The violence prompted Duterte on Tuesday to declare 60 days of martial law in the southern Philippines, where a Muslim separatist rebellion has raged for decades. But the recent violence has raised fears that extremism could be growing as smaller militant groups unify and align themselves with the Islamic State group.

Hapilon’s group has received a “couple of million dollars” from the Islamic State group, Defense Secretary Delfin Lorenzana told reporters without elaborating Friday.

As air force planes and rocket-firing helicopters pounded militant positions on Saturday, fleeing residents waved white flags or hoisted them on their roofs to signify that they are not combatants.

“I saw two jets swoop down and fire at rebel positions repeatedly,” Alexander Mangundatu, a security guard, told The Associated Press in Marawi as a plume of black smoke billowed from a distant commercial area that was hit. “I pity the civilians and the women who were near the targeted area. They’re getting caught in the conflict and I hope this ends soon.”

Military spokesman Brig. Gen. Restituto Padilla said government forces are working to “clear the city of all remnants of this group.”

Some civilians refused to evacuate because they want to guard their homes, slowing down the government operations, he said.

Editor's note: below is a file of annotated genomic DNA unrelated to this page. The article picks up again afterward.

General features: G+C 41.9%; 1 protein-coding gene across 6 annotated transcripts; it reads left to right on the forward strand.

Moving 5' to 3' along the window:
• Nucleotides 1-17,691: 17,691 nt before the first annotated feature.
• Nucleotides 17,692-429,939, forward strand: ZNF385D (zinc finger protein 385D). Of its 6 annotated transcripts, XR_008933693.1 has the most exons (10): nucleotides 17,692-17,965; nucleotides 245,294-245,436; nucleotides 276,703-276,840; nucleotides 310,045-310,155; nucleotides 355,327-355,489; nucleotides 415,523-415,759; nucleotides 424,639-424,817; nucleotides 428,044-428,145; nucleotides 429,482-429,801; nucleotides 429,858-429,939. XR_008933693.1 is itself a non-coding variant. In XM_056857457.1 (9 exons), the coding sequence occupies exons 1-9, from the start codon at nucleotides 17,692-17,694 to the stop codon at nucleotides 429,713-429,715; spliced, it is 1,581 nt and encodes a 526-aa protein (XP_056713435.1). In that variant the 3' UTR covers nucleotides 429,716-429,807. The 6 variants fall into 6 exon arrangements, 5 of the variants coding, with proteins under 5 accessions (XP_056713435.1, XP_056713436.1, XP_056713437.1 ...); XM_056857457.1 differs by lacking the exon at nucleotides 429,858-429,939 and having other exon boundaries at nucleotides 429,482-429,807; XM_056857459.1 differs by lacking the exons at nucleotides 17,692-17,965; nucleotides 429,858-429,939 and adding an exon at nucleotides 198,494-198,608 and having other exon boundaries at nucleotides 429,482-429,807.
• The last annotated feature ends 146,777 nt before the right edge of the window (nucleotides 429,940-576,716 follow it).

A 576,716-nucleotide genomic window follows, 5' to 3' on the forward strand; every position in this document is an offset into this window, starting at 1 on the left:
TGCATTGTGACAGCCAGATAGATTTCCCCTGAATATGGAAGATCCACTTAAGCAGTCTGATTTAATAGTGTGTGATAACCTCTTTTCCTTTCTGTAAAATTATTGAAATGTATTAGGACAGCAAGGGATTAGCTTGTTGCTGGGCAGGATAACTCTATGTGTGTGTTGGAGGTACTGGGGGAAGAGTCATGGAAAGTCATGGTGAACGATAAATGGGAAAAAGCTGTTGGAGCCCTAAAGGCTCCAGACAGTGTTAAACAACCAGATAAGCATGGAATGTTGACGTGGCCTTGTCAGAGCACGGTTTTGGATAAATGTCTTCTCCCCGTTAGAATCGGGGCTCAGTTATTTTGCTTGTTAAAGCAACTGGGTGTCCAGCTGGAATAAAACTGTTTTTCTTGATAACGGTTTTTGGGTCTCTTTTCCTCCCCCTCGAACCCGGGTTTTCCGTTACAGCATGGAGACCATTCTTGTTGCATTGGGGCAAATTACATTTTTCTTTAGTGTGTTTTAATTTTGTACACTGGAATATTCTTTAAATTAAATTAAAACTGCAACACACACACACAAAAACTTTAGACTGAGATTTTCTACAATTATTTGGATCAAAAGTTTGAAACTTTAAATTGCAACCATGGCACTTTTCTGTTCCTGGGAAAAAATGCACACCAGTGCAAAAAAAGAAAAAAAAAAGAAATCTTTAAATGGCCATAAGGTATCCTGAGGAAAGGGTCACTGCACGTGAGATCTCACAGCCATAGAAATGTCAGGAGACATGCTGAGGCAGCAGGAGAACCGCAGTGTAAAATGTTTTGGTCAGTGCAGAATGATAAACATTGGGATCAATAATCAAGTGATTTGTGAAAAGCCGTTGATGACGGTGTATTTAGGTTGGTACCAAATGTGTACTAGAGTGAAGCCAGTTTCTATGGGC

“But that’s fine as long as civilians are not hurt,” Padilla said.

On Friday, Duterte ordered his troops to crush the militants, warning that the country is at a grave risk of “contamination” by the Islamic State group.

Duterte told soldiers in Iligan, a city near Marawi, that he had long feared that “contamination by ISIS” loomed in the country’s future, using the acronym for the Islamic State group.

“You can say that ISIS is here already,” he said.

Lt. Gen. Carlito G. Galvez Jr., a military commander, said about 150 trapped civilians have been rescued by troops from their homes, adding the militants were burning houses to distract troops. The gunmen were still holding out in two areas and soldiers have begun door-to-door searches.

As troops intensified their assaults, Galvez apologized to Muslim residents over the disruption during the holy fasting month of Ramadan.

Hapilon, who was recovering from wounds inflicted by an airstrike in January, is still hiding out in the city under the protection of gunmen who are desperately trying to find a way to extricate him, said Philippine military chief Gen. Eduardo Ano. Hapilon has also suffered a mild stroke, he said.

Ano predicted that the military operation would take about a week as soldiers go house to house to clear the city of militants.

In a sign that the long-standing problem of militancy in the south could be expanding, Solicitor General Jose Calida said foreigners, including Indonesians and Malaysians, were fighting alongside the gunmen in Marawi.

Ano said foreign fighters were believed to be inside, but he was more cautious. “We suspect that, but we’re still validating,” he said.

Hapilon is one of the most senior commanders of the Abu Sayyaf, which is notorious for kidnappings for ransom, beheadings and bombings. He pledged allegiance to the Islamic State group in 2014. He also heads an alliance of at least 10 smaller militant groups, including the Maute, which has a presence in Marawi and was instrumental in fighting off government forces in this week’s battles.